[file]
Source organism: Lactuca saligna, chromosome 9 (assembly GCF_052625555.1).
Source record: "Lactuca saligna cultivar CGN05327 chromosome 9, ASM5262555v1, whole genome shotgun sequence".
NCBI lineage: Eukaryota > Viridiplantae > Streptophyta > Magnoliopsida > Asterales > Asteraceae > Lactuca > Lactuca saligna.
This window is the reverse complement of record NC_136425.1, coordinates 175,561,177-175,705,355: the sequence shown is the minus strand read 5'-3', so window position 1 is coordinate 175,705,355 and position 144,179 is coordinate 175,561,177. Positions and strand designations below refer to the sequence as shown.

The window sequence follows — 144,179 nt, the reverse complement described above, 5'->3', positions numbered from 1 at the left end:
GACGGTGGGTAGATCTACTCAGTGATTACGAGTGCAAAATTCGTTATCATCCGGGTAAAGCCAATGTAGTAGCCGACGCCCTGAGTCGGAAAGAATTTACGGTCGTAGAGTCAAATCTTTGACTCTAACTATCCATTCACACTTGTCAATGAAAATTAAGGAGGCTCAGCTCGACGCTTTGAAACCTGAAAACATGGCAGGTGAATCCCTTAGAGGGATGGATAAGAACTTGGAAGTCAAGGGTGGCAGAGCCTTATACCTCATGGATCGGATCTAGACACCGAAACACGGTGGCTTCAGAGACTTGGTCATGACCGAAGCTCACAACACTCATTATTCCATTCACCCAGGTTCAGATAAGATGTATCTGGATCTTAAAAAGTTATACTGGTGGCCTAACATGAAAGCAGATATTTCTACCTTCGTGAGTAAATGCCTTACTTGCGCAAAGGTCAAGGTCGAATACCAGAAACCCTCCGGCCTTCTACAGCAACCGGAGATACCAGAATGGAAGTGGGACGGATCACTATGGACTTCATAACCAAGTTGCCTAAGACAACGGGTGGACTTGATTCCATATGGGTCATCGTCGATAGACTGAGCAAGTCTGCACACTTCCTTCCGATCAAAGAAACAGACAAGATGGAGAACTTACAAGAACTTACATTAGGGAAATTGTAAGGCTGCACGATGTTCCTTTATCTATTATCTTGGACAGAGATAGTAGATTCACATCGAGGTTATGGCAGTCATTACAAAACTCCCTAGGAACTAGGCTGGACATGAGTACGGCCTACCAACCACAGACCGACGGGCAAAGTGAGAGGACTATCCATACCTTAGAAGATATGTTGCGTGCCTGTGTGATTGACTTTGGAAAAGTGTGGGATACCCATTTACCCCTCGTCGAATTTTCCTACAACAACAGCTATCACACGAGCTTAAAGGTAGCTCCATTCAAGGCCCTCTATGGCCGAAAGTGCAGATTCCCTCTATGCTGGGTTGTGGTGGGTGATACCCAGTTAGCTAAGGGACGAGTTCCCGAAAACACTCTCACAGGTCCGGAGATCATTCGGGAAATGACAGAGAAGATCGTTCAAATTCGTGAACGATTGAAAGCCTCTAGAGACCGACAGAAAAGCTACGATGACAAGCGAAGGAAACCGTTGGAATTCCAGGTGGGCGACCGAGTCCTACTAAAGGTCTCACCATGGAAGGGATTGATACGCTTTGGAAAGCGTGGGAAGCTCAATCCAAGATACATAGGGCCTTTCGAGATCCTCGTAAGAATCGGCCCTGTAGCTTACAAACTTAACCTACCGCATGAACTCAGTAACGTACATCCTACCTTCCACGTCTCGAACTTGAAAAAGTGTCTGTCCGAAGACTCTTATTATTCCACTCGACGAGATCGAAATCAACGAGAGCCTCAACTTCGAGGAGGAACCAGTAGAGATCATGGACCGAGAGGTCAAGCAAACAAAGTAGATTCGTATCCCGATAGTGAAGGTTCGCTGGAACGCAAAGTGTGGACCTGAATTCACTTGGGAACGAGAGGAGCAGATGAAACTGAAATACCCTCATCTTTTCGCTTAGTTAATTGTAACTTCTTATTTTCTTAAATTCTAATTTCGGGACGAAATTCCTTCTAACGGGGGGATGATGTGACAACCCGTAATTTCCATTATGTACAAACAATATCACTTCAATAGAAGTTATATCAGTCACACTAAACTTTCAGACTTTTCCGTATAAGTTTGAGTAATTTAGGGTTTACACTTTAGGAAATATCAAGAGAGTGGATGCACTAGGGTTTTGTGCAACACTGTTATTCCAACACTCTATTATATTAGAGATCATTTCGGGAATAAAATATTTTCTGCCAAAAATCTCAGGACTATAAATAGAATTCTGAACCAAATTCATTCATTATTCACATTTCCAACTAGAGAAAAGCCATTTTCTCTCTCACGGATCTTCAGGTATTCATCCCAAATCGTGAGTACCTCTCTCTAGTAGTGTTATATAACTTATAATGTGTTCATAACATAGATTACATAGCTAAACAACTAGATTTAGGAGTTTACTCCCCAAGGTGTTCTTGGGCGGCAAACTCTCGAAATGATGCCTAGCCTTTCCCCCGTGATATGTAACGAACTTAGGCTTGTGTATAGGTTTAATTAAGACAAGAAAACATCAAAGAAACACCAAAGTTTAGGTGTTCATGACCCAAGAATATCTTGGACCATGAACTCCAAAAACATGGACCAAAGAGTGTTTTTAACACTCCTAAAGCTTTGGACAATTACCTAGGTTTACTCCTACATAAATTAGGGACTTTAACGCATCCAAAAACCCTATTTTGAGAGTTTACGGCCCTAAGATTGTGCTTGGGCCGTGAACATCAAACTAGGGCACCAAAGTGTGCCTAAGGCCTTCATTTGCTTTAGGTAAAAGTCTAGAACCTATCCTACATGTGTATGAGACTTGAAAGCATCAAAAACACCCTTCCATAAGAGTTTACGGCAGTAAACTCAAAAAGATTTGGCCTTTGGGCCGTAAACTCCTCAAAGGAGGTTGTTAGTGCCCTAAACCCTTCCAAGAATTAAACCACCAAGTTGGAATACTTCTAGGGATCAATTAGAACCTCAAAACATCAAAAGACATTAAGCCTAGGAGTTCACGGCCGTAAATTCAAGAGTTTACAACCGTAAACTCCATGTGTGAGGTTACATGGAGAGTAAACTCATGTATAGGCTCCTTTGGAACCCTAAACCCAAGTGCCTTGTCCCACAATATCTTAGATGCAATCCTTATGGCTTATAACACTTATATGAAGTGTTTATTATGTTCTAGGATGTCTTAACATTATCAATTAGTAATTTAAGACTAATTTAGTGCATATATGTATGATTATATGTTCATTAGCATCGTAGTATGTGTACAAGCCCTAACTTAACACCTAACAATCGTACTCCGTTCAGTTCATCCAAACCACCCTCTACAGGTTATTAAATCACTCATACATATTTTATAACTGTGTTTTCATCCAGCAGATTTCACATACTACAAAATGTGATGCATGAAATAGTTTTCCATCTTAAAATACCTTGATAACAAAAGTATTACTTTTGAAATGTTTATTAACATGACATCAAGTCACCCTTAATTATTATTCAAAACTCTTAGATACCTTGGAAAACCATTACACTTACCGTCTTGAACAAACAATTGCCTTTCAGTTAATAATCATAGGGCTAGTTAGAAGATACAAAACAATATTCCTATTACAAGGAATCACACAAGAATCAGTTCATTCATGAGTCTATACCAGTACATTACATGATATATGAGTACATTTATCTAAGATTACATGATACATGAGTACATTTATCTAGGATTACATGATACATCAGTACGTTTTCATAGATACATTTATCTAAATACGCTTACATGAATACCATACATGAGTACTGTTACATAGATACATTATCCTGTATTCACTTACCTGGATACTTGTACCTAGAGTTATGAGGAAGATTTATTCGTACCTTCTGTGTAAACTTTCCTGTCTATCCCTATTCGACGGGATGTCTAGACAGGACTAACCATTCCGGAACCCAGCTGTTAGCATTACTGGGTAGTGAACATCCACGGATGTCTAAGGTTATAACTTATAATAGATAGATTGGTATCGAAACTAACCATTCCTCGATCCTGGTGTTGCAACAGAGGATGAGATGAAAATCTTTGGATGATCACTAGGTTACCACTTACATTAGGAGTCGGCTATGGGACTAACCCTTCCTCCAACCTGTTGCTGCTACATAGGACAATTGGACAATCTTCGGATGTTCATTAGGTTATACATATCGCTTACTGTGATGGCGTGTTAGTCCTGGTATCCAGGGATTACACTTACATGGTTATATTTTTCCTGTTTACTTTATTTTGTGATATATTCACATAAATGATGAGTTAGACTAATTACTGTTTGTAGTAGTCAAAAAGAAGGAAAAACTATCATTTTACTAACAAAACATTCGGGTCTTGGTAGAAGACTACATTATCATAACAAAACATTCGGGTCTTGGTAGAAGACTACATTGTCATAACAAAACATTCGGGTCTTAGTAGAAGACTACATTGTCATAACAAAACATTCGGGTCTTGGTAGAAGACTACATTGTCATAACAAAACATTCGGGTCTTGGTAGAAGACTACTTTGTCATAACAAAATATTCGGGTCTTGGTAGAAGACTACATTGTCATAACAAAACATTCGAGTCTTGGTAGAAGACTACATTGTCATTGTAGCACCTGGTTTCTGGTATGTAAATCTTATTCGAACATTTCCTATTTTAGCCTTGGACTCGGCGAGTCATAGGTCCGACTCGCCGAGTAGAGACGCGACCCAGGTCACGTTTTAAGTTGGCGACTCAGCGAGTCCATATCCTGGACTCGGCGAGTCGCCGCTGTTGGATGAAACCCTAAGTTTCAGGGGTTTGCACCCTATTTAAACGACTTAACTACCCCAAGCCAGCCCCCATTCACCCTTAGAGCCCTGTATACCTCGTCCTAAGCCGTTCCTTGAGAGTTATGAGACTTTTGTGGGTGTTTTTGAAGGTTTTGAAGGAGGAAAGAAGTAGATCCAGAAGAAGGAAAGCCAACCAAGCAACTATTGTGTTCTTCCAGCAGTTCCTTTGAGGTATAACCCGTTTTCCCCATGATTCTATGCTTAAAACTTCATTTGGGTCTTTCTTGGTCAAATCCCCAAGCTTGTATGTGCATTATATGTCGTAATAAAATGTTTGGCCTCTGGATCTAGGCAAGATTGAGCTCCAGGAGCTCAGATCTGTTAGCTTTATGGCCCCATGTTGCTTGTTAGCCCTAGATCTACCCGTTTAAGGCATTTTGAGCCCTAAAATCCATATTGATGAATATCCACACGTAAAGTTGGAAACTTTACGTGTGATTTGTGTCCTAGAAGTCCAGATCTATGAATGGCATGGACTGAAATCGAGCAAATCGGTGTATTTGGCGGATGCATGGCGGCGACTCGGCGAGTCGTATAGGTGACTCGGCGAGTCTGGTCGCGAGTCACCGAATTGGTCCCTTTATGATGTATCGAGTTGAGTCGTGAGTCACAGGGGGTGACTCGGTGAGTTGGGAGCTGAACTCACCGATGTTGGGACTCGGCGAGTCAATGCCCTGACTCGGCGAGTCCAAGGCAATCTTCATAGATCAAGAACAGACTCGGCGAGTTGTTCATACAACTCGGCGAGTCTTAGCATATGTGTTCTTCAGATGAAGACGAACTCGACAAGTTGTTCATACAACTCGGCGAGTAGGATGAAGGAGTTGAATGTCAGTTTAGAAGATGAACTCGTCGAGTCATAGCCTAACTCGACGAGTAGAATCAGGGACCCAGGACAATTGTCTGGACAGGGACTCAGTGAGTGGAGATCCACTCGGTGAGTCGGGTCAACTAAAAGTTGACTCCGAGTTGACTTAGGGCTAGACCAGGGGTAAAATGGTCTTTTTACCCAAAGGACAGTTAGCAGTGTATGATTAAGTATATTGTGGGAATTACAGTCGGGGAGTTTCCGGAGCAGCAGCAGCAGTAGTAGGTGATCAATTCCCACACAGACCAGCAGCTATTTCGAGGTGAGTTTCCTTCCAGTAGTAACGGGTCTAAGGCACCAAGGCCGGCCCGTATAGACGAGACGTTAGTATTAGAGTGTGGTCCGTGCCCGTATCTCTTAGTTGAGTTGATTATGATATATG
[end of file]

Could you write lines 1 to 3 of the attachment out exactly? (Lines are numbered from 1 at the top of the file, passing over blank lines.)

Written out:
Source organism: Lactuca saligna, chromosome 9 (assembly GCF_052625555.1).
Source record: "Lactuca saligna cultivar CGN05327 chromosome 9, ASM5262555v1, whole genome shotgun sequence".
NCBI lineage: Eukaryota > Viridiplantae > Streptophyta > Magnoliopsida > Asterales > Asteraceae > Lactuca > Lactuca saligna.